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[515] from a battery near Peake's crossing. Latham's battery very soon got into position to reply, and after a sharp action silenced it. In the meantime a severe cannonade had been going on in the direction of Lane, showing that he, too, had been attacked. As soon as the battery in the road had been driven off, I sent Colonel Lee with his own, the Thirty-seventh, and the Eighteenth, Colonel Cowan's regiment, to reinforce him. When these two regiments had proceeded about a mile and a half, the enemy was found strongly posted across the road. On learning this I galloped forward (leaving orders for Latham to follow me as quickly as possible), and was informed by Colonel Lee that the force of the enemy consisted of two regiments of infantry and some artillery.

My plan was quickly formed and orders given for its execution. Lee with the Thirty-seventh was to push through the woods and get close on the right flank of the battery; Hoke, as soon as he should return from a sweep through the woods on which I had sent him, and Colonel Wade's Twelfth North Carolina regiment was to make a similar movement to the left flank of the battery, and Cowan was to charge across the open ground in front. Hoke, supported by Colonel Wade, had a sharp skirmish in the woods, taking six prisoners and eleven horses, but came out too late to make the move assigned to him; and Lee having sent for reinforcements, I so far changed my plans as to abandon the attack on the enemy's left, and sent Lieutenant-Colonel Hoke to reinforce Colonel Lee, relying on the front and right flank attack.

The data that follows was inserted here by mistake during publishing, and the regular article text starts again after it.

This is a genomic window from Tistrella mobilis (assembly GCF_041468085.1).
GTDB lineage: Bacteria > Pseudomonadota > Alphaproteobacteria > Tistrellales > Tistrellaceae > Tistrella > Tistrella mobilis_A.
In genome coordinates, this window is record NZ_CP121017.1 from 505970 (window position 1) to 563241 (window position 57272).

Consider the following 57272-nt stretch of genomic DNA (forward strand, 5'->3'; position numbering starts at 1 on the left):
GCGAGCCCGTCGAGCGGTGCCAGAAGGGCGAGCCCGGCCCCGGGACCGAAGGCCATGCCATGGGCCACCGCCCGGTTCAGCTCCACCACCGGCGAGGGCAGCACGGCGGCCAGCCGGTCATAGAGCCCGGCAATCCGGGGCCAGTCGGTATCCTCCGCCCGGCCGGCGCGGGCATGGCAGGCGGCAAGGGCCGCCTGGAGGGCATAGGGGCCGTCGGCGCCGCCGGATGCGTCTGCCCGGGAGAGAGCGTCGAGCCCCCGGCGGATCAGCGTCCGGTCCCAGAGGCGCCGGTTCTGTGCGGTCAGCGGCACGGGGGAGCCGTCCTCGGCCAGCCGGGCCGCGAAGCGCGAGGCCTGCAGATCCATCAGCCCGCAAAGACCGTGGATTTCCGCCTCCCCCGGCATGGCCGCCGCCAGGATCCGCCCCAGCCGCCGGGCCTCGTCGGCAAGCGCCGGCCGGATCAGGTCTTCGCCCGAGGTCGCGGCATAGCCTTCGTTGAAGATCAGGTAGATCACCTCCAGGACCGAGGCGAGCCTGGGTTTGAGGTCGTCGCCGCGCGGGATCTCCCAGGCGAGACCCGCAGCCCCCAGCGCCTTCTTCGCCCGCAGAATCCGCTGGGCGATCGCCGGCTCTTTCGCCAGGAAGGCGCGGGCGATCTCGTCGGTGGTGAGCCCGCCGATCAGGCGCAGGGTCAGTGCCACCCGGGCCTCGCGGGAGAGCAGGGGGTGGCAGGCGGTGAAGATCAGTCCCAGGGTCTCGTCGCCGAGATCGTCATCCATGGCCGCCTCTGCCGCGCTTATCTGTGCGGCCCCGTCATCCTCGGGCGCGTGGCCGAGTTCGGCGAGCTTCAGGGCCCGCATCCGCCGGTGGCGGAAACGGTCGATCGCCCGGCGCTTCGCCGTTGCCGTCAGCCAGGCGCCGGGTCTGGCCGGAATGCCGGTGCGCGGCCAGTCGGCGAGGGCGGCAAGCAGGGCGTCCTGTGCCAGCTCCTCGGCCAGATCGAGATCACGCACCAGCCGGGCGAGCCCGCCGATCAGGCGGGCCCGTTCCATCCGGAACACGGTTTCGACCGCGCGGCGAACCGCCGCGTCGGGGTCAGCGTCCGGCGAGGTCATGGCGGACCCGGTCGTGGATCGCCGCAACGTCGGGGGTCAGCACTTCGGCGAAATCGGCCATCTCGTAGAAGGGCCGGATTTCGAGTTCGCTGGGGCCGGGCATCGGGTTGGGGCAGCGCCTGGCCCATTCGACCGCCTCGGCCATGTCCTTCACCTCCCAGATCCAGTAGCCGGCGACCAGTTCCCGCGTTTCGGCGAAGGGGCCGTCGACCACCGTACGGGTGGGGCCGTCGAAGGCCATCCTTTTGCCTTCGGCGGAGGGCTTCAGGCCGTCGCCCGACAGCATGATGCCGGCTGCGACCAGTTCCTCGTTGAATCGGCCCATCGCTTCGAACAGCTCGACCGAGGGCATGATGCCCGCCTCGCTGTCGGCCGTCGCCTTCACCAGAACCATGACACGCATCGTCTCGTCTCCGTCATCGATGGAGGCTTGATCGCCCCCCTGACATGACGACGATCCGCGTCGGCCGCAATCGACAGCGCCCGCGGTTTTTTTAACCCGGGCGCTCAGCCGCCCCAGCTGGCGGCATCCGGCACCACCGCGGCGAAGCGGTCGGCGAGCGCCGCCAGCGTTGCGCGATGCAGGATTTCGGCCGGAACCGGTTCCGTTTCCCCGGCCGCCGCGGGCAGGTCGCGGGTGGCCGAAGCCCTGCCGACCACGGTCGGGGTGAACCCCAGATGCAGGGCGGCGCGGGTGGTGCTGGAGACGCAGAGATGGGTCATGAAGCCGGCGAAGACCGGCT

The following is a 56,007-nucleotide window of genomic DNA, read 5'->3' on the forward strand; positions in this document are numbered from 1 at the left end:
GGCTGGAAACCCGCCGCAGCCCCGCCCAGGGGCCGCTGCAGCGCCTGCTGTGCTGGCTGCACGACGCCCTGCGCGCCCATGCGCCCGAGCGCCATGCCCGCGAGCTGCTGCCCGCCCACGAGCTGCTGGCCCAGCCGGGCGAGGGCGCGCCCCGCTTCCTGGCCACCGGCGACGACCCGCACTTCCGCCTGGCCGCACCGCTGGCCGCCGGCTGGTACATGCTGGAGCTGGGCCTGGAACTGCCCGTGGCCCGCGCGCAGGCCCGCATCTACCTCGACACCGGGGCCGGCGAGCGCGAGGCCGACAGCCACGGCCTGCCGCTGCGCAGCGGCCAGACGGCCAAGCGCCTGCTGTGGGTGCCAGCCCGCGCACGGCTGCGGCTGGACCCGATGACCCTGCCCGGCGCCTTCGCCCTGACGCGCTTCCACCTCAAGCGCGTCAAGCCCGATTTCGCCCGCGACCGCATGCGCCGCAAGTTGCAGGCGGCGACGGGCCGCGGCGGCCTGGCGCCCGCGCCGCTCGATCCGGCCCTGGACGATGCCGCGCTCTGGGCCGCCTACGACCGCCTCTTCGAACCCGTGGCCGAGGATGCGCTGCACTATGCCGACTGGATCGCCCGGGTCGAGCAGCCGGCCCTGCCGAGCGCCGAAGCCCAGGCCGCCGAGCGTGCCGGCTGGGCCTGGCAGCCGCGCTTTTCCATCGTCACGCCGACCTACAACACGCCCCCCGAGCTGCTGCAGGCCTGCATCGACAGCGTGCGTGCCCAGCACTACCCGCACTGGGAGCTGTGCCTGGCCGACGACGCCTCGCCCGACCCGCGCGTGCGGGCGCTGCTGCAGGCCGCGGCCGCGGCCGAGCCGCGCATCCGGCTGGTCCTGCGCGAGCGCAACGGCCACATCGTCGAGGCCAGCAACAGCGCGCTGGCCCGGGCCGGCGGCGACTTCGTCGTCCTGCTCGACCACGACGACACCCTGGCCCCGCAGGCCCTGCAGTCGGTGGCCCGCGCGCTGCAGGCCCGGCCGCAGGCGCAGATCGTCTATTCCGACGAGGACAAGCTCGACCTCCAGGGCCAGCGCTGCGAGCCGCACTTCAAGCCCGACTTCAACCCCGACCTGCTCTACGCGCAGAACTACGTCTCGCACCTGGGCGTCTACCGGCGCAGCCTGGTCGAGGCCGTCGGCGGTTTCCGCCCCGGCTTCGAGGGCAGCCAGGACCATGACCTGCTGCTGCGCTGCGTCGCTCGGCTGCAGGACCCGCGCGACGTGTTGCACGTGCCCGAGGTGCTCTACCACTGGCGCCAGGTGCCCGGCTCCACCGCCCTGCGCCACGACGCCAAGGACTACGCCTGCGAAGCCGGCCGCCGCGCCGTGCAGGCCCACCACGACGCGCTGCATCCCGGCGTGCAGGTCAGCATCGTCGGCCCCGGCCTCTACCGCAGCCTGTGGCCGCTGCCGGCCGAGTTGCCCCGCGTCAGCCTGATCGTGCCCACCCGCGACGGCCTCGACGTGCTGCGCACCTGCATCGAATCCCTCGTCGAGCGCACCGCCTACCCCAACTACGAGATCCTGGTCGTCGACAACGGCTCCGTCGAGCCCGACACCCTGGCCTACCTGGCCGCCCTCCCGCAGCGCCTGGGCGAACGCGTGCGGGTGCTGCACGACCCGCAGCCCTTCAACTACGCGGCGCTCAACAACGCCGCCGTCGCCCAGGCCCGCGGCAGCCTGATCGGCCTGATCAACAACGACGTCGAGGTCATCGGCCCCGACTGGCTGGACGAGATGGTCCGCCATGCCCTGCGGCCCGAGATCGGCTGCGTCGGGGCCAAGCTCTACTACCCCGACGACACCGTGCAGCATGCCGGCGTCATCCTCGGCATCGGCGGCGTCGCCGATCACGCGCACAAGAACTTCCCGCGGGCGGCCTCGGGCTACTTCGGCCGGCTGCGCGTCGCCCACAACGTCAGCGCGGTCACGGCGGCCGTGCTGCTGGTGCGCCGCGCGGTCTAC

Colonel Cowan, with the Eighteenth, made the charge most gallantly, but the enemy's force was much larger than had been supposed and strongly posted, and the gallant Eighteenth was compelled to seek shelter. It continued to pour heavy volleys from the edge of the woods, and must have done great execution. The steadiness with which this desperate charge was made reflectes the highest credit on officers and men. The Thirty-seventh found the undergrowth so dense as to retard its progress, but when it reached its position it poured a heavy and destructive fire upon the enemy. This combined volley from the Eighteenth and Thirty-seventh compelled the enemy to leave his battery for a time and take shelter behind a ditch bank.

For two hours the cavalry pickets had been coming in from the Ashcake road, reported a heavy force of the enemy passing to my right by that road, and Colonel Robertson, of the Virginia cavalry, who was near Hanover Courthouse, had sent me repeated messages

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